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Biomedical Optics & Medical Imaging

The role of microorganisms in rock formation

Ancient weathering crusts are often the only source of information about the conditions under which development of our biosphere occurred.
4 September 2009, SPIE Newsroom. DOI: 10.1117/2.1200909.1746

The way in which microorganisms affect rock-forming processes is one of the most vital geological questions. Bacteria activate crystallization and sedimentation of many minerals,1 and sediments, formed through weathering, have been reported in structures dating back to the Archean period. In all geological settings, weathering profiles represent reliable evidence of continental regimes, while in Precambrian structures they often provide unique information about continental features that may have led to the formation of life.

The existence of Early Precambrian cratons (old and stable parts of the continental crust) on land has been suggested solely on the basis of elemental and isotopic correlations of carbon, hydrogen, nitrogen, and phosphorous in rock. The presence of microbial material on land as early as 2.7–2.6 billion years ago has thus been affirmed.2 Yet, fossilized remains of Precambrian land microorganisms have not yet been discovered.

Our study focuses on paleoweathering profiles in the Fenno-Scandinavian shield (Karelian) with an age of 2.4–2.1 billion years. We have found remains of a diverse range of fossil microorganisms,3 including filaments or threads (see Figure 1), coccoidal forms (globules with diameters of up to 5μm: see Figure 2), rather large (diameter >10μm) spherical forms, and fossil biofilms. Rocks often consist almost completely of destroyed cocci, dumbbell-like forms, and shreds of filaments or threads (see Figure 3).


Figure 1. Filamental microfossils. (left) Rock consisting of filament structures. (right) Single filament resembling a crumpled cyanobacteria Microcoleus envelope.4

Figure 2. Coccoidal form with uneven surface. Numerous traces of globules resembling cocci can be seen.

Figure 3. Fragments of rock containing remains of fossil microorganism.

In all cases, the chemical composition of microfossils is identical to that of the rock matrix, including the main rock-forming oxides of silicon, aluminum, iron, potassium, and magnesium. This provides indirect confirmation that the microbiological complex is coeval with the host rock. It is very likely that the microorganisms contained in the rock acted as catalysts. Decay (decomposition) of minerals and their transformation into clay-like material occurred through bacterial participation. The weathered Early Precambrian crusts, for example, were perhaps formed through interactions between the peculiar specific composition of these microorganisms and the conditions prevailing at the time of hypergene (secondary) transformations.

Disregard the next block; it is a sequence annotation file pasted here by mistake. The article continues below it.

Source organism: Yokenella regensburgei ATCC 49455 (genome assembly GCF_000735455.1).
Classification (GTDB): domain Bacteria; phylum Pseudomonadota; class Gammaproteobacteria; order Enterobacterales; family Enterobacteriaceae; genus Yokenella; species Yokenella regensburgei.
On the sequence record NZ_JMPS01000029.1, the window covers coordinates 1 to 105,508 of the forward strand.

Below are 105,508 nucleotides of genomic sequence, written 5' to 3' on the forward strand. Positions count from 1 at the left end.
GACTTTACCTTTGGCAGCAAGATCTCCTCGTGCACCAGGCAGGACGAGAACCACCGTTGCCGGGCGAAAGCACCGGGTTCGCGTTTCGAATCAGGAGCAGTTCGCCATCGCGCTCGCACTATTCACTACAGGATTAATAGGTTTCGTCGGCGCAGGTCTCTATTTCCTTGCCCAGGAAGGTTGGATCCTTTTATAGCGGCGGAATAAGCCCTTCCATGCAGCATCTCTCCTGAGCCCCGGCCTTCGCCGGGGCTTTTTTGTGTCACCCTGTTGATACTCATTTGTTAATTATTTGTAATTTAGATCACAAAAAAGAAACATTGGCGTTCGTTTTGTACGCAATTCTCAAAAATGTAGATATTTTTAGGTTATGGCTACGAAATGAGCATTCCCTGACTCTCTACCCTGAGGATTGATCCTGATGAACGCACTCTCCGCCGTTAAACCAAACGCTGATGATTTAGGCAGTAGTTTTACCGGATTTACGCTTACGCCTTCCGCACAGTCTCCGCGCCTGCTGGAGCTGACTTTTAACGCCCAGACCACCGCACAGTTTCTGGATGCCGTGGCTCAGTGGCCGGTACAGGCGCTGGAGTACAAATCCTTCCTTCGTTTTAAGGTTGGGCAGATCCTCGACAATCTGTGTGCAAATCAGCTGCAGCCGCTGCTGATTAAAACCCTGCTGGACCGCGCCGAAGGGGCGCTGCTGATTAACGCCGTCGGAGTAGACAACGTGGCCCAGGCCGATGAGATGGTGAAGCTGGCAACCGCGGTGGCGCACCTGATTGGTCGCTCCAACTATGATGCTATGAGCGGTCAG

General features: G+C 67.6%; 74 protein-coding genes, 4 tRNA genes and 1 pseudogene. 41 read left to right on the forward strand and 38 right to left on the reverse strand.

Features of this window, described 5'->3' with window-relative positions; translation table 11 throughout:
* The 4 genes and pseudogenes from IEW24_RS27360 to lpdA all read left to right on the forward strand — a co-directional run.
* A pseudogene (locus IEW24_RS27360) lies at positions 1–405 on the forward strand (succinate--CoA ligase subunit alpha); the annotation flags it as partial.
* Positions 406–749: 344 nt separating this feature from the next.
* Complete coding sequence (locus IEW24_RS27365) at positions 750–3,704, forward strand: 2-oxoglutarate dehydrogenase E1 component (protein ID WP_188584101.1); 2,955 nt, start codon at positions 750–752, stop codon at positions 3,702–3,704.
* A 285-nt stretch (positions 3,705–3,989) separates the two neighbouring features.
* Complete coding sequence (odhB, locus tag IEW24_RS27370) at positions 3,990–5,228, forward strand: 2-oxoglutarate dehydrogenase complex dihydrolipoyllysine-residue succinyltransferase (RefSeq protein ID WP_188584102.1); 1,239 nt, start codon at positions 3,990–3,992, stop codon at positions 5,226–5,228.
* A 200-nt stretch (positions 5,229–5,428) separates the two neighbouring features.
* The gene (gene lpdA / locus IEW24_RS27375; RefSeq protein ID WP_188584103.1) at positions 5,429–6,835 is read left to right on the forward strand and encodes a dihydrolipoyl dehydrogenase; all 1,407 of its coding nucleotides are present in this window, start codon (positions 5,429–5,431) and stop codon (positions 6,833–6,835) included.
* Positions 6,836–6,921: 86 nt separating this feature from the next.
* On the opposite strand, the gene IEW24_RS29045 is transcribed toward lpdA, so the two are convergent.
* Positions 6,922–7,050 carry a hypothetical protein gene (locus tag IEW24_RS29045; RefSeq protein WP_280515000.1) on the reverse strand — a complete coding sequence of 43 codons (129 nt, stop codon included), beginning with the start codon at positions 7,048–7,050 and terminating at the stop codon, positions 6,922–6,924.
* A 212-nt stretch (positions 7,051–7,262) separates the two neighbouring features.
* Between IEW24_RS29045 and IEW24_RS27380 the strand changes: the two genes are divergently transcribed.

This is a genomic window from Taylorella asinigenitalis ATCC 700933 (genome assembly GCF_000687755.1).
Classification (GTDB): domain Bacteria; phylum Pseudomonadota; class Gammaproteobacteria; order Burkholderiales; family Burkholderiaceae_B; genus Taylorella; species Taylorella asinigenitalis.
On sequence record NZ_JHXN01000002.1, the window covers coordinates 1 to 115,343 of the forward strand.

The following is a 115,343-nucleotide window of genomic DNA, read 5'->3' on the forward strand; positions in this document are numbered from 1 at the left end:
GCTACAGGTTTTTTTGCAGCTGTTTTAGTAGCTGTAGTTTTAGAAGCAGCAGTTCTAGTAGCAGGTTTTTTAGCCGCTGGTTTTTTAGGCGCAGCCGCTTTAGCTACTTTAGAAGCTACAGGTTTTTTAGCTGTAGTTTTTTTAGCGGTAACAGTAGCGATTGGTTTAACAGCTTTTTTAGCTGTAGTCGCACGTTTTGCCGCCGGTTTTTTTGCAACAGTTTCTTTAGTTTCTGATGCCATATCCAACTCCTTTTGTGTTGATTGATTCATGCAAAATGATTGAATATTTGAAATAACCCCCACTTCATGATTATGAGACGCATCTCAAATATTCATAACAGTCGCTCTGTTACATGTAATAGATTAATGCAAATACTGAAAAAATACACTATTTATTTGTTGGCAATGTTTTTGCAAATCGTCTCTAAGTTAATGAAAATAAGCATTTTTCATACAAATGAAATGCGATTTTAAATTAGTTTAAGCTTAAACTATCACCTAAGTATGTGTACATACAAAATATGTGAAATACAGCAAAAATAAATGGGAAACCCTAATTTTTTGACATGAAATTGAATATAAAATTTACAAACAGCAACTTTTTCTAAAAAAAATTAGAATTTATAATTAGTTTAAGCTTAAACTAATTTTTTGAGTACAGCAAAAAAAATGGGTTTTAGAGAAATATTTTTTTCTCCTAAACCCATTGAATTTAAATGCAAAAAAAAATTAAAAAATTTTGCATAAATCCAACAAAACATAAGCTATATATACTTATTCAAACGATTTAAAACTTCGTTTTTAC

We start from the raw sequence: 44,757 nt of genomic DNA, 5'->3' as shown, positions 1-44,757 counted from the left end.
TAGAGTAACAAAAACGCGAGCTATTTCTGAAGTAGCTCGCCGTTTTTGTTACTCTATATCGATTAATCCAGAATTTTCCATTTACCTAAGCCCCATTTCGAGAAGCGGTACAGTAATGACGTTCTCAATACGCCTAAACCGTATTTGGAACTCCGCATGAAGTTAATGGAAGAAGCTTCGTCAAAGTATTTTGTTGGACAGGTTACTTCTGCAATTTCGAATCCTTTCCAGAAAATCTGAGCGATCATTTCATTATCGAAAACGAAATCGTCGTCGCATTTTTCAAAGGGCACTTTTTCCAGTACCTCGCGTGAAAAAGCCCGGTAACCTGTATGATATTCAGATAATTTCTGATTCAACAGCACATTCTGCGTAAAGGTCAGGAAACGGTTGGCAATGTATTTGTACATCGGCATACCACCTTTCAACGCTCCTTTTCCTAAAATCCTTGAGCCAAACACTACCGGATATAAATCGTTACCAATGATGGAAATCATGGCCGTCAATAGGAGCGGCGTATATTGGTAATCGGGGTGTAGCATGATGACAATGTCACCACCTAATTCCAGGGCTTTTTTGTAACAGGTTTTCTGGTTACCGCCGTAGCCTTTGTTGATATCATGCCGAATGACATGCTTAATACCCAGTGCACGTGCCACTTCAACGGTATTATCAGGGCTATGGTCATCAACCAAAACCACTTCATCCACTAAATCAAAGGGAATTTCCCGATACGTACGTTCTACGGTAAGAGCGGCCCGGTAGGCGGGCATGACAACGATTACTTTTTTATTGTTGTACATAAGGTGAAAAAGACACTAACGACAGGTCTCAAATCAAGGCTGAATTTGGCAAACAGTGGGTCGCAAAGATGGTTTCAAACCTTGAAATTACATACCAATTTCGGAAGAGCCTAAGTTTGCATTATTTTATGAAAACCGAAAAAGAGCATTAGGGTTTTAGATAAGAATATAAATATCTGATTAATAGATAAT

We have shown that a morphological diversity of bacterial life forms existed as early as the Early Precambrian period. Bacterial finds in objects of hypergene origin testify to their exogenous nature. Early Precambrian microorganisms, bacteria, and perhaps cyanobacteria (blue-green bacteria that obtain their energy through photosynthesis) and even eukaryots (organisms whose cells contain complex structures enclosed within membranes) accompanied and promoted the formation of weathering crusts. We, therefore, suggest that colonization of land by microbes happened at this time and that weathering crusts (paleosoles) eventually (and directly) generated real soils.

As our next step, we will study one of the most ancient weathering crusts of the Fenno-Scandinavian shield (2.8 billion years old) and take the first steps towards understanding the role of some lanthanoids and rare-earth metals in the ancient fossilization of microorganisms and ancient weathering-crust formation.

This study was carried out within the framework of the program of basic research of the Presidium of the Russian Academy of Sciences, ‘Origin of Biosphere and Evolution of Geobiological Systems’ (subprogram II). It was supported by the Russian Foundation for Basic Research through projects 08-04-00484 and SS-4207.2008.5.


Marina Astafieva
Department of Ancient Organisms
Paleontological Institute
Russian Academy of Sciences
Moscow, Russia

Marina Astafieva is a senior scientist. Her interests include bacterial paleontology, astrobiology, sedimentology, and biomineralization.

Alexei Rozanov
Paleontological Institute
Russian Academy of Sciences
Moscow, Russia

Alexei Rozanov is the director of the Paleontological Institute.

Nadezhda Alfimova, Vyacheslav Matrenichev, Alexander Vrevsky
Institute of Precambrian Geology and Geochronology
Russian Academy of Sciences
St. Petersburg, Russia

Alexander Vrevsky is the Institute of Precambrian Geology and Geochronology Russian Academy of Sciences' director.

Richard Hoover
NASA
National Space Science and Technology Center
Huntsville, AL

Richard Hoover is astrobiology group leader.